Hyperlexia in a Four Year Old

“I just kicked his butt!!!” my son exclaimed as he plays his favorite racing game.

My husband and I exchange a smile over the use of my son’s language. Just last year he would never had said something as ambiguous and informal as “kicked butt.” Is our four year old starting to sound like a typical four year old?

Last year at this time we would never have heard something like that. Slang was unheard of. His thinking was too literal. But this year has brought out so many changes in his hyperlexia. A few years ago when we first heard of hyperlexia, we were eager to determine how it would impact his future, especially in terms of if and how he would relate to others. Later, we identified with Hyperlexia, even as he began to outgrow some unusual behaviors.

An Example

Today my son had a playdate at our house with a boy from school. At conferences a few weeks ago, his preschool teacher told us that he has been working on initiating a conversation to play and has been making progress.

But today I got to see it happen firsthand.

When his school friend arrived, he ran to the door to greet him. His excitement was obvious, and he verbally asked his friend to come join him to play with his Hot Wheels. Being the first time at our house it took his new friend a few minutes to warm up, but after a few minutes the two were playing together like besties. They were able to have small conversations, utilized turn taking and sharing skills, and played together happily.

During the few hours that his friend was around they also played separately with different toys, but this was sporadic and was naturally and nonverbally agreed upon by both boys. For example, my son didn’t shut himself off with a book with no concern or care that another person was there as he has done previously.

What Hyperlexia Looks Like

So what does Hyperlexia look like for my son now that he is making some headway socially? Here are some ways that his hyperlexia has changed since it’s peak (at two and three years of age):

  • Reading. His fascination with books has died down significantly since he learned to read. Whereas he used to devour thirty or forty books a day, he now reads four or five books. He also currently prefers nonfiction books to stories, though we often catch him listening when I read princess books to his sister, as books still do draw him in.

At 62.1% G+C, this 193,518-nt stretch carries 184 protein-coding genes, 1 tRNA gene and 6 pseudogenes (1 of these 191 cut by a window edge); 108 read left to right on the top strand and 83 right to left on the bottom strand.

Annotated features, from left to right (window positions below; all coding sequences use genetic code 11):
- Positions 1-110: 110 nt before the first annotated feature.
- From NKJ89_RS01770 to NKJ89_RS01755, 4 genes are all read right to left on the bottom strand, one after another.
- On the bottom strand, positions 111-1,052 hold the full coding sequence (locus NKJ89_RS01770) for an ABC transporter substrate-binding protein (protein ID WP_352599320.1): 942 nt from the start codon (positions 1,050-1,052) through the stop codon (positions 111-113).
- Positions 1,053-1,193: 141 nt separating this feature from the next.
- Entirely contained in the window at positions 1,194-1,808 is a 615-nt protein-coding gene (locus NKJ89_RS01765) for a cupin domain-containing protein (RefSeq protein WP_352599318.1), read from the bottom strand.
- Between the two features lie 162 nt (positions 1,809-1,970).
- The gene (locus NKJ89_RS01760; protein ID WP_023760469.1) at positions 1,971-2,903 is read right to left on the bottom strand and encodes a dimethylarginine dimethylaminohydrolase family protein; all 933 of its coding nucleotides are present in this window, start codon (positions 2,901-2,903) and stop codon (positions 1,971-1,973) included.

• Interactions with Text. Yesterday we drove by a church, and he said “Look you can win that car. I think I’d like to win that,” after we passed a sign on a car that said “Win this car!” I can’t imagine how he can process and comprehend so much textual information around him all the time, but he does so successfully. He doesn’t read everything aloud to us, only things that interest him or that he thinks we may find interesting. He has a large list of sight words, but he is also able to sound out unknown words. He hasn’t been tested for comprehension, but does not currently show any delays.
  • Letters and Numbers. One of the defining characteristics of hyperlexia (and the adjacent hypernumeracy) is that all-out love and obsession with letters and numbers. And while he still enjoys some letter and number play, especially with his little sister, it has changed drastically from his early years. They are not his only interests, and he will interact with letter and number toys in ways that any other preschooler would.
  • Passion for interests. He still has a strong passion for his interests (it’s one of the things we love about his personality!), but his number of interests has grown, and he enjoys sharing his interests with others. He has many interests he can share with his peers, including but not limited to racing, trucks and trains, Disney characters, Legos, and building/taking things apart. Some of his interests are still not age typical (geography, periodic table, physics, mathematics), but they are not all encompassing interests.
  • Speech. His speech has come a long way from quoting text out of books. He initiates conversations and participates in back and forth conversations. He also has shown improvements regarding his selective listening. He still has some speech oddities that come and go, including made up words and randomly talking about numbers and math. For example, without anything else to say, he will say something along the lines of “what’s 100 + 100.” Not really posed as a question, as he already knows the answer, but just as a filler for actual conversation.

In a previous UG post, I suggested that hyperlexia, especially in my son’s situation, is best viewed as a social disorder. Check out: Categorizing Hyperlexia as a Social Disability.

Viewing it through this lens allows parents and professionals to focus on appropriate social interventions for hyperlexic children. It also allows for progress among hyperlexic children, especially in terms of the social realm. At four and a half my son has not yet outgrown his hyperlexia label, but we are seeing obvious changes in his development.

We will keep monitoring his behaviors as he continues to kindergarten next year. As consistent with other Hyperlexic children, his placement is currently unknown as his asynchronous development still remains a challenge in terms of academia (currently math and reading level 2nd/3rd grade). But we will keep taking life one day at a time. And focus on the accomplishments as they come. Hyperlexia is quite the journey, and we are looking forward to where it leads us next.


  1. Thank you for sharing story. I have a 3 year old that’s been reading since 2 and has speech delays. What have you found with your son’s development as you are a few years out?


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